Business, Community, Latest News

Key Learning Autism Center unlocks the family in its therapy approach

You don’t know, until you do.

Your kid, we mean.

He never cooed as an infant and he never laughed as a toddler.

He wouldn’t make eye contact — and you could forget all those Fisher-Price toys with their flashing lights, clangs and peek-a-boo slapstick. No tolerance for that sensory onslaught, no ma’am.

He would only eat certain foods and his stomach was still racked. So were his sleep patterns.

There were Titanic tantrums and periods of just curling up, and drawing in.

You didn’t want to say it out loud, but you were pretty sure you knew: Autism.

“We hear stories like that all the time,” Haley Johnson said.

“Especially from moms,” she continued.

“By the time they get here, they’ve gotten their diagnosis and they’re actually relieved in a lot of ways. Because they know we’re going to work hard for their kids, so we can set them up for success.”

“Here,” is the Key Learning Autism Center in the Morgantown Industrial Park.

Johnson co-founded the center in 2019 with her friends and colleagues, Charlotte Arrington and Devin Parsons. All three are board-certified in the field.

The trio met at WVU, where they earned graduate degrees in special education, with an emphasis in applied behavioral analysis.

ABA, as the practice is known in the field, is a therapy that is proving effective for people diagnosed with autism as they work through their day-to-day.

Likening ABA therapy to training your new puppy, as a broad example, isn’t being glib or disrespectful to a Key Learning kid or his family, she said.

That’s because the therapy layers on the success with rewards — such as a book or a shopping outing as a gift — to reinforce the goals of the lesson at hand.

Positive reinforcement and routine mean everything under this roof, she said.

Two parents and a business plan

As many as 1 in 44 children in the U.S. are annually diagnosed with some degree of autism on its spectrum, according to the Centers for Disease Control and Prevention.

“The numbers change all the time,” Johnson said. “It’s really hard to keep up.”

Key Learning Autism Center came to be, because Johnson’s parents wanted keep their kid in West Virginia, doing meaningful work she loved.

The center was founded in part with financial support from her mother, Sherry, and her father, Terry Ramsey.

“Yeah, Sherry and Terry,” her mother said. “We were a team.”

Terry, a mining engineer and mine supervisor, was getting ready to retire and he had plans, his wife said.

His retirement gift went the other way. It was an investment in love. He put his benefits into Key Learning Autism Center, which opened in 2019 in a location at Mountaineer Mall.

Sherry, who has a business degree, went to work, overseeing the operation.

“I didn’t know the first thing about medical billing or any of that,” she said, “but we all learned, and we all made it work.”

Work, it did. The center soon outgrew its mall space.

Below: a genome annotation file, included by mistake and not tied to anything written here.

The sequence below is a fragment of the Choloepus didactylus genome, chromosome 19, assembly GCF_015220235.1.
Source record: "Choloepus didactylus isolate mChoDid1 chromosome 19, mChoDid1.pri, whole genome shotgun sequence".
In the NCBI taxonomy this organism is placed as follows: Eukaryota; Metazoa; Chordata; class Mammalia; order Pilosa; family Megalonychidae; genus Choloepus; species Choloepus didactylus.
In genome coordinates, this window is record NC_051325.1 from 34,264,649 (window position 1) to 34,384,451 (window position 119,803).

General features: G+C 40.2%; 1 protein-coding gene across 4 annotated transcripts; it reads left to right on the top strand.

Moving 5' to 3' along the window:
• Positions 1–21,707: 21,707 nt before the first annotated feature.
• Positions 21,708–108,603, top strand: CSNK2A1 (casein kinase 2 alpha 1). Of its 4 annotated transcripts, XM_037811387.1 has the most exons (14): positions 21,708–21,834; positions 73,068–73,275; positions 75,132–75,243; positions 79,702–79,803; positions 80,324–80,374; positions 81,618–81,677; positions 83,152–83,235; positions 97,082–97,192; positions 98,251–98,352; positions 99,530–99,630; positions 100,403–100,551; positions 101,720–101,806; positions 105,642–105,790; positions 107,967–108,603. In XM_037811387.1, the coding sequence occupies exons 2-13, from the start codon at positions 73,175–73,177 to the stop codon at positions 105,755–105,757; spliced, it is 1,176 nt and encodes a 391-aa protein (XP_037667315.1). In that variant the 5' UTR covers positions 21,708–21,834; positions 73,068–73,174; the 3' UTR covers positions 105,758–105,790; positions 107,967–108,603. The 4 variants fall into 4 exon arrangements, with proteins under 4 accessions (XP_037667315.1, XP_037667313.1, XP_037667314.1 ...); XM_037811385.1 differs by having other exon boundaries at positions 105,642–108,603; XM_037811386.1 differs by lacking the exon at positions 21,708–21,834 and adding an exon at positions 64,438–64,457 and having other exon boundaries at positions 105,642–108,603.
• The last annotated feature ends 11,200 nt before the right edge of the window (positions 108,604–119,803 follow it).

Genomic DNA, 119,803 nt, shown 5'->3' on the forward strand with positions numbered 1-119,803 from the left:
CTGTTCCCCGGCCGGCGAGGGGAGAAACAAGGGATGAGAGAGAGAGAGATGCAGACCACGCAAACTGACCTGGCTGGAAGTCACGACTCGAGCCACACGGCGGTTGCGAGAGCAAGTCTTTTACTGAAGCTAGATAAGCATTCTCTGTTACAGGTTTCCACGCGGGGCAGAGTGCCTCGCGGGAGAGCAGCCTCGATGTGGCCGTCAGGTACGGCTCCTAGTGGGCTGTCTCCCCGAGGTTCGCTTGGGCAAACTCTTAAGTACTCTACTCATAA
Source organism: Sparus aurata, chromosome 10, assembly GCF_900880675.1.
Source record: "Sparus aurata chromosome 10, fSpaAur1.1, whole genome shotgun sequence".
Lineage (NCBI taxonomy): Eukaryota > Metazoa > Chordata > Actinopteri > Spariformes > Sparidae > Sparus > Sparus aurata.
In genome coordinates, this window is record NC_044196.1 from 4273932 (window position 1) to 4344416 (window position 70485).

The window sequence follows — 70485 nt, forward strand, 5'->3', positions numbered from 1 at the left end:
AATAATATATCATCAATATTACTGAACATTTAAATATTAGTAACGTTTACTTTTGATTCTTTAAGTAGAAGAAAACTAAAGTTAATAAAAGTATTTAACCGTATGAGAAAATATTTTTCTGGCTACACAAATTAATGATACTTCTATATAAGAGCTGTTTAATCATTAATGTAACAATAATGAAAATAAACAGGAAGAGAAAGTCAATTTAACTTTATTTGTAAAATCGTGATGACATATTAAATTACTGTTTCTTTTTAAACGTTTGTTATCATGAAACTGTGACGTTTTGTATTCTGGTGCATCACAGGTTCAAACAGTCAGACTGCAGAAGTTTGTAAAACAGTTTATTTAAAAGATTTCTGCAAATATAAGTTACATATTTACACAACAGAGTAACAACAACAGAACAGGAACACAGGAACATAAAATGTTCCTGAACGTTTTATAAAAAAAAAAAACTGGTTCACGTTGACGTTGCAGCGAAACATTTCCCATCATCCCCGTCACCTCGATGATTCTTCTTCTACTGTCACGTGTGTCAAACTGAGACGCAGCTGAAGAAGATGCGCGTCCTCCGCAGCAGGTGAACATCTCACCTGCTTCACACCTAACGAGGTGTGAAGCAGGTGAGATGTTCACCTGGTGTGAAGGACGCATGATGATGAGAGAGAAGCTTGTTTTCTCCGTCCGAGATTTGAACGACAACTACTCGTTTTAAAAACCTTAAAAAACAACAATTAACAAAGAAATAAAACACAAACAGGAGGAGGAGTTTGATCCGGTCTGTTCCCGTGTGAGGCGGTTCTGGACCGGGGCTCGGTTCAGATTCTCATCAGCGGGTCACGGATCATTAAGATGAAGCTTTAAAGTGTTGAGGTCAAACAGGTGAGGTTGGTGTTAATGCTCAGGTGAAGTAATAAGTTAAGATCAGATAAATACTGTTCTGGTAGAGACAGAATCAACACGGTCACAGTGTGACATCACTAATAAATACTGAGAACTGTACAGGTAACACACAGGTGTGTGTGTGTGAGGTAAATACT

Earlier this month, it moved into its new location: A 5,000-square-foot facility in the Morgantown Industrial Park, with therapy rooms, a playground and special features such as padded floors (for safety) and a specially textured “sensory wall,” for soothing purposes.

Visit or the center’s Facebook page to learn about its services and operation.

No data shortages, though

In the meantime, what isn’t soothing, Ramsey said, is the lack of trained personnel and ABA facilities, to work with families.

Plus, WVU has since ended its special education, ABA-focused graduate degree program, she said.

“Kids study online or they go to California University (Pennsylvania),” she said. “It would be great if WVU could reinstate that degree.”

Less than 10% of West Virginia children affected by autism have access to ABA-sanctioned facilities, Ramsey added — and there are long wait-lists for the ones that are in the state, including Key Learning.

“It’s heartbreaking, not always being able to treat people,” she said.

Currently, Key Learning is offering therapy to 17 children, all ranging from to 2 to 8 years in age.

“We don’t go higher than that, because this truly individualized treatment,” Johnson said.

Data-driven, too, Arrington seconded. Notations are made regarding the sounds a nonverbal client might make — to the ways he might hold his fork at lunchtime.

“It’s that exacting and precise,” Arrington said, “because we’re building on behaviors.”

Of pianos and purpose

She and Johnson said that increased awareness of autism spectrum disorders has made it easier, at least on some early emotional levels, for parents as they begin their journeys with their children.

Still, there are misconceptions from popular culture, they said.

Autism isn’t about shrieking kids literally crashing into walls — or savants mastering piano concertos or mathematical equations.

Every child, and his family circumstances, are — well — different, they said.

That’s why the center works just as hard to foster its sense of family, a mother and daughter said.

“It’s hard not to get attached,” they said. “We’re with these kids for so many hours a week.”

The confines are inviting and airy, and Peter, everyone’s favorite therapy dog, has the run of the place when he isn’t working. He’s certified, too.

Look closely, and you just might spy a plaque on the wall, in honor of another family member.

Terry Ramsey died Sept. 7, 2020, of complications of a stroke.

His wife said she’s glad he got to enjoy the initial professional success of their daughter and her friends in a shared mission to help families at home.

“He’s a real presence in this building,” she said. “Every day.”

TWEET @DominionPostWV